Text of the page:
This year’s Taiwan Film Festival Edinburgh brought us ‘Being Alone Together’, a programme of shorts focusing on human connection – or lack of it. Inspired by John Donne’s famous quote ‘no man is an island’, these shorts ask what if, in fact, everyone is an island?
On the programme were four shorts – two from Taiwan, one from Korea, and one from Japan. Ranging in genre and style, the shorts fitted together beautifully. The care that was taken in selecting these shorts is a testament to talent and hard work of the programming team led by Liu Kuan-Ping and co-curated with the Edinburgh Short Film Festival.
What struck me most was how each one was so rich with emotion and well rounded characters. Even Where Am I Going? – a short with very little dialogue – was able to capture a very particular feeling (a feeling that is quite difficult to describe).
First up was A Taxi of Coldness, a Korean comedy/drama set during an uncomfortable taxi ride. Full of mystery and littered with humour, the short was engaging and funny but lacked the oomph that others had. That’s not to say it was bad – far from it – and it worked well as an introduction to the theme of the night.
The second short – Siren, from Japan – was my highlight of the night. Showing the relationship between an elderly man and his new neighbour, it focuses on perspective and how loneliness can harden us to outsiders. It is impossible to describe the plot without stripping the ending of its power but, it will suffice to say, the work was dramatic, funny, and touching, all at once.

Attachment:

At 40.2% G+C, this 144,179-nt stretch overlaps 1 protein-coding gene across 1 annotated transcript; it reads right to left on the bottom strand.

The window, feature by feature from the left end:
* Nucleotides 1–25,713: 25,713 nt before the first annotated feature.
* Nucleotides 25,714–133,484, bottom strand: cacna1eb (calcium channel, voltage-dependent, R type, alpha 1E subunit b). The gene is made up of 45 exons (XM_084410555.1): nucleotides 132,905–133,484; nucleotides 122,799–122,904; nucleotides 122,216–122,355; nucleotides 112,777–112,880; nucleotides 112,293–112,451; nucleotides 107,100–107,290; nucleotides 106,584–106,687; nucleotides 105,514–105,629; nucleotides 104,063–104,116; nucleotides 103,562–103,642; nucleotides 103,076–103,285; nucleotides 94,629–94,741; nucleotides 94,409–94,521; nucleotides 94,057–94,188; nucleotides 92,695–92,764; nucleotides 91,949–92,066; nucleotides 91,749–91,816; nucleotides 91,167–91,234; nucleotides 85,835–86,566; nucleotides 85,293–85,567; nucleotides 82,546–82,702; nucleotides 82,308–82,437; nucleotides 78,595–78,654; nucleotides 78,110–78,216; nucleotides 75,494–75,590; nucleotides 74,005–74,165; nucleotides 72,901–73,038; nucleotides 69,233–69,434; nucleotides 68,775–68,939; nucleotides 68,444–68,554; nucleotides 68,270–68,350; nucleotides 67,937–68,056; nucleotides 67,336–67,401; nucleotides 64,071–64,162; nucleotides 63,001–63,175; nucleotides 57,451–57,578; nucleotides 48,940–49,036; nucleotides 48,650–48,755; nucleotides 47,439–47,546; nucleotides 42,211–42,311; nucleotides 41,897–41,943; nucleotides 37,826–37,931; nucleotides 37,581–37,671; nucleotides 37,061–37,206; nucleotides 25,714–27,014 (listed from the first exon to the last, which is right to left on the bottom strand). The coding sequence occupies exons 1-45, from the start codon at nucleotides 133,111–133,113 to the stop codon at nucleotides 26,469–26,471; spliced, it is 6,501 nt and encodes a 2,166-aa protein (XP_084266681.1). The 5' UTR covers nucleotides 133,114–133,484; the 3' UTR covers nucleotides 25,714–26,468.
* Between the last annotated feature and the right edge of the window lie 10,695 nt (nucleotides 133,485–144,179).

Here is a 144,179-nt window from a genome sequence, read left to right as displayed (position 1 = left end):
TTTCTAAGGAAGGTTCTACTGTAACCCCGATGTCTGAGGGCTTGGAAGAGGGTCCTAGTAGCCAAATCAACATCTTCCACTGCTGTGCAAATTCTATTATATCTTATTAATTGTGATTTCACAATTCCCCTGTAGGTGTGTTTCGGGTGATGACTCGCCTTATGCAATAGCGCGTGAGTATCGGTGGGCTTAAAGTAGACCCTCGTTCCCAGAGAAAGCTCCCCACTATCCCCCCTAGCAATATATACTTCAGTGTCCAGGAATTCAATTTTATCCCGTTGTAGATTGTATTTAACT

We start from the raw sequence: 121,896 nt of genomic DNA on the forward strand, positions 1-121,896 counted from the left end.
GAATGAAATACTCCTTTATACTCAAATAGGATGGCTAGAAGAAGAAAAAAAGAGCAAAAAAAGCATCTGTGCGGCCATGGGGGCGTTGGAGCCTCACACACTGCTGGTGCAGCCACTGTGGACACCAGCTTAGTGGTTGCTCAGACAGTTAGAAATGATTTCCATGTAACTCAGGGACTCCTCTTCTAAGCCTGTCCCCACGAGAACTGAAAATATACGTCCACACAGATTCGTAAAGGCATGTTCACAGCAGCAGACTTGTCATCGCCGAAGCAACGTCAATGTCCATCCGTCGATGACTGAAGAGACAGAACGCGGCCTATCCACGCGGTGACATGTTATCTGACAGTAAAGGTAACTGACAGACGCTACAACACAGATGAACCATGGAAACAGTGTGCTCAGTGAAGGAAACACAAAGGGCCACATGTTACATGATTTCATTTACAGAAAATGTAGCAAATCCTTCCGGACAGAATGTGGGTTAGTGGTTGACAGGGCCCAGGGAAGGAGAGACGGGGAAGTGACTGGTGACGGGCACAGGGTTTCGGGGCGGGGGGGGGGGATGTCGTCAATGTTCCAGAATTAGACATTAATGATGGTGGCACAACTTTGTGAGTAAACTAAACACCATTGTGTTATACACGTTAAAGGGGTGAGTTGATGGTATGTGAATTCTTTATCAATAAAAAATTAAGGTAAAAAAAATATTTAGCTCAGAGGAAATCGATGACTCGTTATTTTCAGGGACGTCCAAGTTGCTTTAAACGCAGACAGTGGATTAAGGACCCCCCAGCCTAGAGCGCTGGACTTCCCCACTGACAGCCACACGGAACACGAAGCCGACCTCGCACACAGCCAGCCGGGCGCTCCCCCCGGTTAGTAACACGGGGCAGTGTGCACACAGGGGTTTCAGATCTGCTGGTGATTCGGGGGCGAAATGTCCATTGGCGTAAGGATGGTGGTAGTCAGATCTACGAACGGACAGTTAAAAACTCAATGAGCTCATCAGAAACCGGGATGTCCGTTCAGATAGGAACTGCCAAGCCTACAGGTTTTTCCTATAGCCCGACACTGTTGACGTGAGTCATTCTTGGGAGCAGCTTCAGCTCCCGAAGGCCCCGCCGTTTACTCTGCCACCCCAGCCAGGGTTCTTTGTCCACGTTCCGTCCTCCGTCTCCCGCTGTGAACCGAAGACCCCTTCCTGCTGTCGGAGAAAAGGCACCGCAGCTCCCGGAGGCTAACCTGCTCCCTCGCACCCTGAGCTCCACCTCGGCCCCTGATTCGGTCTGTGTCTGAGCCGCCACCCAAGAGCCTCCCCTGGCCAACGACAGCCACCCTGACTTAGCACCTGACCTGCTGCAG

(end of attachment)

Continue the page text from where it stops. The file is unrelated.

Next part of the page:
The last two shorts were from Taiwan and, despite both dealing with loss, they were each very different in tone.
First was a stunning little morsel of a film called Where Am I Going?. We follow an elderly man throughout his day as he meanders across town on his rickety little bike. At the beginning, we see a demolition sign on the door as he leaves his crumbling shack of a house. It’s not clear if this is his last day there but it doesn’t really matter – just the idea of him being forced out of his home leaves an ache in the heart. As the day goes on, large creatures start to appear that only the man can see.
It was the shortest of the night but carried just as much impact and weight as its companions, largely due to the fantastic animation. The stopmotion lends itself perfectly to the gentle – almost sombre – subject matter.
Can You Hear Me? was the last, and longest, of the programme. It is a heartbreaking yet hilarious tale of grief that sees a man, Jhong, wake up only to realise he’s dead. As a ghost he observes his family as they struggle to process their new reality.
Inspired by real-life conversations the director had with her family following her own fathers death, this short packs an emotional punch. It had the audience howling with laughter but at the end I struggled to stop my eyes from welling up.
In a post-Filmhouse Edinburgh, events like the Taiwan Film Festival are even more important to the preservation of cinema in the city. And, if the shorts programme is representative of the festival as a whole, it’s a treasure to hold close.
By: Morven Mackay